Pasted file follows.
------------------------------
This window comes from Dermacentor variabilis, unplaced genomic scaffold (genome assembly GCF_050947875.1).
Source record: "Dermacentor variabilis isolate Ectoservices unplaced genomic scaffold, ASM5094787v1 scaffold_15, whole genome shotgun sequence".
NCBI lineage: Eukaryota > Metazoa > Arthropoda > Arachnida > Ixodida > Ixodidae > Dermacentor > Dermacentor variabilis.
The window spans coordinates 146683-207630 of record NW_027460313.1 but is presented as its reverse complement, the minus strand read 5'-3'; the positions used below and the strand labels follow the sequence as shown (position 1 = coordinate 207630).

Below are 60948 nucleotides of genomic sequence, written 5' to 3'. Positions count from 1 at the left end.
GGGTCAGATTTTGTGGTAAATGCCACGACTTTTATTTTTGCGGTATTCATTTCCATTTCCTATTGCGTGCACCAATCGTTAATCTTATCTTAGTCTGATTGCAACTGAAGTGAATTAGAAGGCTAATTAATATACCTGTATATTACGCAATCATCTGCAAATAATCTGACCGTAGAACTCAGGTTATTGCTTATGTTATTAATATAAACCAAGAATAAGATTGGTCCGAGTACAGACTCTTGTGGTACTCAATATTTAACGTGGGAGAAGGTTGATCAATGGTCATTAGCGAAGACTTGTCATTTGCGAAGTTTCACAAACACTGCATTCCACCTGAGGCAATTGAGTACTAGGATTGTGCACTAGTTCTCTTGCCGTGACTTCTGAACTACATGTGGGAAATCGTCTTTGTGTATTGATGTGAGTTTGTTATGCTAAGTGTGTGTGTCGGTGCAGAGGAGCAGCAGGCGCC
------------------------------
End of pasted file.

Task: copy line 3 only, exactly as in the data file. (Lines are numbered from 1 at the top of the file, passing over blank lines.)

NCBI lineage: Eukaryota > Metazoa > Arthropoda > Arachnida > Ixodida > Ixodidae > Dermacentor > Dermacentor variabilis.